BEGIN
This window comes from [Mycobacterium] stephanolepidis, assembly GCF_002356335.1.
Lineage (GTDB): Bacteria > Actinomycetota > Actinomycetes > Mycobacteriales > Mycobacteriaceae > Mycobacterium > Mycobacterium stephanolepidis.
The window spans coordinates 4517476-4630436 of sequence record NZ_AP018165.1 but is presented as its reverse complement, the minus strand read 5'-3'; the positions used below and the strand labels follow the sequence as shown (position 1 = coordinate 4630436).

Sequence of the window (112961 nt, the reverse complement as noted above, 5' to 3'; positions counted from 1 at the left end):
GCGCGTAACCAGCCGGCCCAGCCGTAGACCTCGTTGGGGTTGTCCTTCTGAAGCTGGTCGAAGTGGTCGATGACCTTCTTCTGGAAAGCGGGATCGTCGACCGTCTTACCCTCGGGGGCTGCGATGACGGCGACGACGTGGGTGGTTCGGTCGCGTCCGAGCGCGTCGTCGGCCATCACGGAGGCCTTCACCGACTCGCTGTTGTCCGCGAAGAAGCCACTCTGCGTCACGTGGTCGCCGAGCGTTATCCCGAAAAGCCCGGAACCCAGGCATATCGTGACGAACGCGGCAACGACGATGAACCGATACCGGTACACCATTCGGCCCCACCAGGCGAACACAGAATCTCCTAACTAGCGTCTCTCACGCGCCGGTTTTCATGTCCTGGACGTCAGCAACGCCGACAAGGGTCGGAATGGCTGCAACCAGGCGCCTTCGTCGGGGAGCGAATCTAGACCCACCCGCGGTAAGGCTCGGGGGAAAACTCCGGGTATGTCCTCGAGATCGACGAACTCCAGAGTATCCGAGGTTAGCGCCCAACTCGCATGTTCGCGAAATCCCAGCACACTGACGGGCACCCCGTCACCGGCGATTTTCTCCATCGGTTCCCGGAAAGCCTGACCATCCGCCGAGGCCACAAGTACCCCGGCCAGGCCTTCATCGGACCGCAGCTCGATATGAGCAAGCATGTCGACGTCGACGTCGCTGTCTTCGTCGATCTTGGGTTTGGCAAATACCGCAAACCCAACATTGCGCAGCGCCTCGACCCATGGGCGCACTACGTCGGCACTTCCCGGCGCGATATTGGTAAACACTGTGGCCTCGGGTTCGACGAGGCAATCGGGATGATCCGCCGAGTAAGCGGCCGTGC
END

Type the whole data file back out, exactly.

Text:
This window comes from [Mycobacterium] stephanolepidis, assembly GCF_002356335.1.
Lineage (GTDB): Bacteria > Actinomycetota > Actinomycetes > Mycobacteriales > Mycobacteriaceae > Mycobacterium > Mycobacterium stephanolepidis.
The window spans coordinates 4517476-4630436 of sequence record NZ_AP018165.1 but is presented as its reverse complement, the minus strand read 5'-3'; the positions used below and the strand labels follow the sequence as shown (position 1 = coordinate 4630436).

Sequence of the window (112961 nt, the reverse complement as noted above, 5' to 3'; positions counted from 1 at the left end):
GCGCGTAACCAGCCGGCCCAGCCGTAGACCTCGTTGGGGTTGTCCTTCTGAAGCTGGTCGAAGTGGTCGATGACCTTCTTCTGGAAAGCGGGATCGTCGACCGTCTTACCCTCGGGGGCTGCGATGACGGCGACGACGTGGGTGGTTCGGTCGCGTCCGAGCGCGTCGTCGGCCATCACGGAGGCCTTCACCGACTCGCTGTTGTCCGCGAAGAAGCCACTCTGCGTCACGTGGTCGCCGAGCGTTATCCCGAAAAGCCCGGAACCCAGGCATATCGTGACGAACGCGGCAACGACGATGAACCGATACCGGTACACCATTCGGCCCCACCAGGCGAACACAGAATCTCCTAACTAGCGTCTCTCACGCGCCGGTTTTCATGTCCTGGACGTCAGCAACGCCGACAAGGGTCGGAATGGCTGCAACCAGGCGCCTTCGTCGGGGAGCGAATCTAGACCCACCCGCGGTAAGGCTCGGGGGAAAACTCCGGGTATGTCCTCGAGATCGACGAACTCCAGAGTATCCGAGGTTAGCGCCCAACTCGCATGTTCGCGAAATCCCAGCACACTGACGGGCACCCCGTCACCGGCGATTTTCTCCATCGGTTCCCGGAAAGCCTGACCATCCGCCGAGGCCACAAGTACCCCGGCCAGGCCTTCATCGGACCGCAGCTCGATATGAGCAAGCATGTCGACGTCGACGTCGCTGTCTTCGTCGATCTTGGGTTTGGCAAATACCGCAAACCCAACATTGCGCAGCGCCTCGACCCATGGGCGCACTACGTCGGCACTTCCCGGCGCGATATTGGTAAACACTGTGGCCTCGGGTTCGACGAGGCAATCGGGATGATCCGCCGAGTAAGCGGCCGTGC